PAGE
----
Biographies of Numbers will explore the life of numerically framed knowledge, such as the population of China, from a global historical perspective on quantification, regarded as one of the most pervasive practices of the modern world. This conference is based on the assumption that numbers have their own biographies: they come into being, lead a life of their own, travel in time and space, have a career, and eventually fall into oblivion. That numbers are not simply the objective reflection of reality but socially, politically, culturally, and historically constructed knowledge has been shown extensively for the case of statistics in the Western world (Desrosières 1993, Porter 2020). At the same time, numbers are powerful agents which represent, transform, and recreate individual lives, social worlds, political spheres, nature, or other entities that are taken for granted. Statistical and other numbers, invoking mathematical reason and scientific truth, often claim universal validity and thus circulate easily from one site to another. By following the global trajectory of a single number from its production and global dissemination to the divergent narratives surrounding its numerical value, we can analyze the stabilizing and destabilizing impact of numbers on individual and collective practices and imaginaries. The aim of the conference is to trace the biographies of specific numbers. Although we will limit ourselves to “scientific numbers”, i.e. those that are grounded on quantitative knowledge and method, our notion of “number” is to be understood more broadly, including indicators, formulas, and statistics as well.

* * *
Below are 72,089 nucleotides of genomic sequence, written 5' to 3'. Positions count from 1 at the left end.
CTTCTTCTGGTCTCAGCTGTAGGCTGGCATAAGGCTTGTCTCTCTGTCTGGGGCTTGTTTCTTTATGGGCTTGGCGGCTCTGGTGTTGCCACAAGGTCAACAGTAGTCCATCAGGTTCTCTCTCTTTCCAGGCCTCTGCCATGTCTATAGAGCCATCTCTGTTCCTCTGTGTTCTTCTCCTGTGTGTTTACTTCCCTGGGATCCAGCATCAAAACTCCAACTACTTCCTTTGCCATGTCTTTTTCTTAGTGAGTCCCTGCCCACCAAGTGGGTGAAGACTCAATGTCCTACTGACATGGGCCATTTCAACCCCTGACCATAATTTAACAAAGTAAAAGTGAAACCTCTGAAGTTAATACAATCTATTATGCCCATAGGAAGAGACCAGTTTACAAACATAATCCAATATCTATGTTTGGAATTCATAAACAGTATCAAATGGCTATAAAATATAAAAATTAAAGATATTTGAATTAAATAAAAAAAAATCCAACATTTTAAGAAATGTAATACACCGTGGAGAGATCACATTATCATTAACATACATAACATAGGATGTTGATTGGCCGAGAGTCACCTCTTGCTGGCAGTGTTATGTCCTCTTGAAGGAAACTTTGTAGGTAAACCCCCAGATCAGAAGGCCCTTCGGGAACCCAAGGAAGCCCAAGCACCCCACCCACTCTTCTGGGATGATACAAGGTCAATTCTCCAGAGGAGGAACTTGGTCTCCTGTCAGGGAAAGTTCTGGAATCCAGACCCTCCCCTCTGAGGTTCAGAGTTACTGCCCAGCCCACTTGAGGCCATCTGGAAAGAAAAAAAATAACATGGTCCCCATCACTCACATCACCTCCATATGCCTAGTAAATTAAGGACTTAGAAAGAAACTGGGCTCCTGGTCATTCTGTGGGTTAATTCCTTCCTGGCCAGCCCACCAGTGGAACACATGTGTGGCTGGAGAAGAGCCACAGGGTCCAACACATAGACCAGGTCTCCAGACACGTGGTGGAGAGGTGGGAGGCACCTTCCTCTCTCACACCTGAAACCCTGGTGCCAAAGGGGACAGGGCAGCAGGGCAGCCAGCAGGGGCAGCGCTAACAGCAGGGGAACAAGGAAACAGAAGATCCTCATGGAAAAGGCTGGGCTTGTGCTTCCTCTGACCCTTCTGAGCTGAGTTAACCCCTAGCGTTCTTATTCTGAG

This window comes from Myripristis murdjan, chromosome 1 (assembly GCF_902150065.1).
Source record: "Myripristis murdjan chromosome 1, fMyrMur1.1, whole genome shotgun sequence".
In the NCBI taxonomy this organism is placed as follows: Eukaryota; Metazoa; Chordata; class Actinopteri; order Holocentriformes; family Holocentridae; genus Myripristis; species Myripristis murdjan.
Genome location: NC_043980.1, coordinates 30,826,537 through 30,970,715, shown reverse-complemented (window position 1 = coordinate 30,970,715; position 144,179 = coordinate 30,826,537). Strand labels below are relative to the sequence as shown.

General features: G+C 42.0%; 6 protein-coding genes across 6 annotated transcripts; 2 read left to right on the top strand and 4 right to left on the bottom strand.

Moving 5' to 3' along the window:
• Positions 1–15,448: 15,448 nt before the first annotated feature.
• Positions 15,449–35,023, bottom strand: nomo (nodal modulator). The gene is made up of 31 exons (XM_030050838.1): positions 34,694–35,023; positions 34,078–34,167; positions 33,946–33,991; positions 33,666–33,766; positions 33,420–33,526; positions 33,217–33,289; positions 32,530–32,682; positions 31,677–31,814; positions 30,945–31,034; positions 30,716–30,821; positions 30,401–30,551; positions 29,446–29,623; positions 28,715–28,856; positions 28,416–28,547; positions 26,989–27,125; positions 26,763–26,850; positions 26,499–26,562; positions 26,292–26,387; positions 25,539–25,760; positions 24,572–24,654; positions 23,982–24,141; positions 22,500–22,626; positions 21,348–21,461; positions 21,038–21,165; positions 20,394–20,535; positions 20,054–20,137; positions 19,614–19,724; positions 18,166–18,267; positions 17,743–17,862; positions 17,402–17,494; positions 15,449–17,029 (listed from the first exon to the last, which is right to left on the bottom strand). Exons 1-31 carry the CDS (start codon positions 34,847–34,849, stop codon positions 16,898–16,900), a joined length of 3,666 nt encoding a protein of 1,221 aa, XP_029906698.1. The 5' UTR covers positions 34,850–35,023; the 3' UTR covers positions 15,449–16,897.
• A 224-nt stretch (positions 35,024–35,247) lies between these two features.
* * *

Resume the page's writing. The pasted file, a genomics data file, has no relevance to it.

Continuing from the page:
By focusing on the historical emergence and circulation of numbers and on patterns of argumentation and narration with these numbers, this conference also aims to contribute to historical epistemology and the global history of science. Rather than pursuing a realist approach that focuses on the alleged scientific “discovery” of numbers or claiming that they are mere “inventions” in the constructivist sense, we see to follow the argument that numbers as (scientific) objects can be “simultaneously real and historical” (Daston 2000:3).